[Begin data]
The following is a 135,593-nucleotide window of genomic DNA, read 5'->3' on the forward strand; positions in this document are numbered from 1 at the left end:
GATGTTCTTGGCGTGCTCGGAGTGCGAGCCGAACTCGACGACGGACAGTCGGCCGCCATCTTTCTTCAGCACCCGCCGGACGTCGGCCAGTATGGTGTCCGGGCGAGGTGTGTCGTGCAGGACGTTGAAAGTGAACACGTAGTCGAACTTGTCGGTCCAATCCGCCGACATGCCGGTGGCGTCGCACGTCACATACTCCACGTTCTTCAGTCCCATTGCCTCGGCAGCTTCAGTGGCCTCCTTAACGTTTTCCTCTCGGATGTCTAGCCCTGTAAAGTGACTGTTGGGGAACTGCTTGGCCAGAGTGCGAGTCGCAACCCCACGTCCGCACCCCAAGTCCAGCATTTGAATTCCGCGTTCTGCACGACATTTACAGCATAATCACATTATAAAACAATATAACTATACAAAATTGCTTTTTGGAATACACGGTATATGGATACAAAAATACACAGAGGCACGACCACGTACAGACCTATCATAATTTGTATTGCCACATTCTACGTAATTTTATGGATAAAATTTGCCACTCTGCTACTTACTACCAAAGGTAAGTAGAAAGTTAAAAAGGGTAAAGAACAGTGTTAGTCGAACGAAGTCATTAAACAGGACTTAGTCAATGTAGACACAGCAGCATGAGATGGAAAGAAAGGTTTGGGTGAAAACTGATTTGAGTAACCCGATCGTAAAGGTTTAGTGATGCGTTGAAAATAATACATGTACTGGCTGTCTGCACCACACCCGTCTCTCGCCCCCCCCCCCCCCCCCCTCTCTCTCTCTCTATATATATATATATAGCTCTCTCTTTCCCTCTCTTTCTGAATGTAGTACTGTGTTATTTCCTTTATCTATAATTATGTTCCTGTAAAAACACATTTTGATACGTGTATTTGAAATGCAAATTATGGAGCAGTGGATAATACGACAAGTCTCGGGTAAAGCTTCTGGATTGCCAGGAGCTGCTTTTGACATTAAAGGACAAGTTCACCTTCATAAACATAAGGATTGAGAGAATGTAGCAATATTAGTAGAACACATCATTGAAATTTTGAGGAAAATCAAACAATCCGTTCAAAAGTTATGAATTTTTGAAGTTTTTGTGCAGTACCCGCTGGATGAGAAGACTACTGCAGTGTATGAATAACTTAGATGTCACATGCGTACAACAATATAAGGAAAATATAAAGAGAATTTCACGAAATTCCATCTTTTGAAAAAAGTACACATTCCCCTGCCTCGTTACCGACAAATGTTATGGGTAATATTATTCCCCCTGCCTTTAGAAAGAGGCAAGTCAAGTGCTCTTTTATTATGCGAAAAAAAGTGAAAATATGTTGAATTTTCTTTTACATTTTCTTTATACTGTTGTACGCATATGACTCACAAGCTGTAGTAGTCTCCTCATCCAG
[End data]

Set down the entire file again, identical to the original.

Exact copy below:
The following is a 135,593-nucleotide window of genomic DNA, read 5'->3' on the forward strand; positions in this document are numbered from 1 at the left end:
GATGTTCTTGGCGTGCTCGGAGTGCGAGCCGAACTCGACGACGGACAGTCGGCCGCCATCTTTCTTCAGCACCCGCCGGACGTCGGCCAGTATGGTGTCCGGGCGAGGTGTGTCGTGCAGGACGTTGAAAGTGAACACGTAGTCGAACTTGTCGGTCCAATCCGCCGACATGCCGGTGGCGTCGCACGTCACATACTCCACGTTCTTCAGTCCCATTGCCTCGGCAGCTTCAGTGGCCTCCTTAACGTTTTCCTCTCGGATGTCTAGCCCTGTAAAGTGACTGTTGGGGAACTGCTTGGCCAGAGTGCGAGTCGCAACCCCACGTCCGCACCCCAAGTCCAGCATTTGAATTCCGCGTTCTGCACGACATTTACAGCATAATCACATTATAAAACAATATAACTATACAAAATTGCTTTTTGGAATACACGGTATATGGATACAAAAATACACAGAGGCACGACCACGTACAGACCTATCATAATTTGTATTGCCACATTCTACGTAATTTTATGGATAAAATTTGCCACTCTGCTACTTACTACCAAAGGTAAGTAGAAAGTTAAAAAGGGTAAAGAACAGTGTTAGTCGAACGAAGTCATTAAACAGGACTTAGTCAATGTAGACACAGCAGCATGAGATGGAAAGAAAGGTTTGGGTGAAAACTGATTTGAGTAACCCGATCGTAAAGGTTTAGTGATGCGTTGAAAATAATACATGTACTGGCTGTCTGCACCACACCCGTCTCTCGCCCCCCCCCCCCCCCCCCTCTCTCTCTCTCTATATATATATATATAGCTCTCTCTTTCCCTCTCTTTCTGAATGTAGTACTGTGTTATTTCCTTTATCTATAATTATGTTCCTGTAAAAACACATTTTGATACGTGTATTTGAAATGCAAATTATGGAGCAGTGGATAATACGACAAGTCTCGGGTAAAGCTTCTGGATTGCCAGGAGCTGCTTTTGACATTAAAGGACAAGTTCACCTTCATAAACATAAGGATTGAGAGAATGTAGCAATATTAGTAGAACACATCATTGAAATTTTGAGGAAAATCAAACAATCCGTTCAAAAGTTATGAATTTTTGAAGTTTTTGTGCAGTACCCGCTGGATGAGAAGACTACTGCAGTGTATGAATAACTTAGATGTCACATGCGTACAACAATATAAGGAAAATATAAAGAGAATTTCACGAAATTCCATCTTTTGAAAAAAGTACACATTCCCCTGCCTCGTTACCGACAAATGTTATGGGTAATATTATTCCCCCTGCCTTTAGAAAGAGGCAAGTCAAGTGCTCTTTTATTATGCGAAAAAAAGTGAAAATATGTTGAATTTTCTTTTACATTTTCTTTATACTGTTGTACGCATATGACTCACAAGCTGTAGTAGTCTCCTCATCCAG